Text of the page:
Orienteering Hutt Valley



Current Results

Past results: 2017

Orienteering in
the Hutt Valley

Orienteering in
New Zealand






Hutt Valley Orienteers present...


Experiments in Orienteering

For the first 30 or so years of orienteering in New Zealand, there was one type of orienteering. It took place in the country (preferably a forest) and lasted an hour or so for experienced and fit people, maybe down to half an hour for kids. There were a few "mountain marathons" in which hardy types orienteered over a couple of days using topo maps, but these were exceptions.

Then there was an explosion. City parks, hitherto regarded as suitable only for beginners, were recognised as interesting for short, fast-paced, visible orienteering. That led to maze-like urban areas. Skiers and MTBers discovered places where there was lots of route choice - on tracks the high speeds made navigation really challenging. And the MMers, by now using the rogaine score-event model, expanded downwards to a few hours, running them on foot, in kayaks, on buses, on horseback, during the day, and in the dark.

Meanwhile, the "classic" orienteering map at 1:15,000 was under increasing pressure as clubs found areas with complex detail such as sand dunes, rocks, dolines and 19-century gold diggings. And people are flocking to them! Even masters and veterans with fading eyesight - so we're using larger scales so that everyone can enjoy.

OHV has had a significant role in this, pioneering rogaining and MTBO in New Zealand, and playing a huge part in sprint orienteering with its O-Max formula. Exp-O is a label for more experimental events. We will find other challenging terrain types and invent further competition variations - nothing surer.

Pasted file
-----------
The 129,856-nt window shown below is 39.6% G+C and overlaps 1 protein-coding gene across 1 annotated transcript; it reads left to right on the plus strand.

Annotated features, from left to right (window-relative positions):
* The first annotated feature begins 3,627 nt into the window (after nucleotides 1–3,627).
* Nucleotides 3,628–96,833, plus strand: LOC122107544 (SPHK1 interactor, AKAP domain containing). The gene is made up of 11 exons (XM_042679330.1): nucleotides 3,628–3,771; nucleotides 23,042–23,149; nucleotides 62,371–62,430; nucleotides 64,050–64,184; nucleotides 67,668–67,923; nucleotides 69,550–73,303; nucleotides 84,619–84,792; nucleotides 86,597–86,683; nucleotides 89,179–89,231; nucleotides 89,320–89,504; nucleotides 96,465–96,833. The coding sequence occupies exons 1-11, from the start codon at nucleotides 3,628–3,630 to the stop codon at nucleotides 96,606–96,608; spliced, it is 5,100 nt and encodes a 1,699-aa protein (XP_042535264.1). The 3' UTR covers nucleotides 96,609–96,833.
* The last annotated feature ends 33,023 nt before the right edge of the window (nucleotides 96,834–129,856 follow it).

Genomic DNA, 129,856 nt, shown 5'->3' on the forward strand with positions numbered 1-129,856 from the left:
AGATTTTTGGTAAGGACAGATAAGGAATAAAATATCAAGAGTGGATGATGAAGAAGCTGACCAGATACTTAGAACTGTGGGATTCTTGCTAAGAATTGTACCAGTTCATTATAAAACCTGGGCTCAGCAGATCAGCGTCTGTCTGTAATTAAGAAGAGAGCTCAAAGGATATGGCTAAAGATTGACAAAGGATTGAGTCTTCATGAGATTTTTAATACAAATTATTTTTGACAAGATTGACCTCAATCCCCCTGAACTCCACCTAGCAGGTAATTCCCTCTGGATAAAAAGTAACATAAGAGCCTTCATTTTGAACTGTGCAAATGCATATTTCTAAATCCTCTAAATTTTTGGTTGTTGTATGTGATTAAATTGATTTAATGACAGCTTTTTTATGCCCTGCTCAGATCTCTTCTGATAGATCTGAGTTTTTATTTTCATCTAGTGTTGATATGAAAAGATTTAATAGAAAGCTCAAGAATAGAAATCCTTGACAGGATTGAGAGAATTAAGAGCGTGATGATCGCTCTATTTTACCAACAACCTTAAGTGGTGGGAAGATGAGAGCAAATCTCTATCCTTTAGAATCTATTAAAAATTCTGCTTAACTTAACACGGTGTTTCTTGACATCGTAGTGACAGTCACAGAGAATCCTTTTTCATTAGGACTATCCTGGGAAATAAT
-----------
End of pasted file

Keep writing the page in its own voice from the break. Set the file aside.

Read more about particular Exp-O formulas. They won't all succeed, but we'll have fun trying!
Send your suggestions to Ph 04 566 2645

Details of time and place are found on the ONZ orienteering calendar

We question the mode of transport...
the rules... the map... the scale...
and the terrain...

ORIENTEERING ON FOOT: "involves finding your way through unfamiliar terrain using a map." Competitions are usually individual, but groups are welcome too. Checkpoints may have to be visited in a certain order, or a time limit is set. Courses can take anything from 10 minutes up, with an hour quite common.
Learn more...
ROGAINING: "a sport of long distance cross-country navigation", in which teams of two to five people visit as many checkpoints as they wish in a set time period. "Long" is anything up to 24hrs, but the skills can be practised over any period, such as one hour.
Learn more...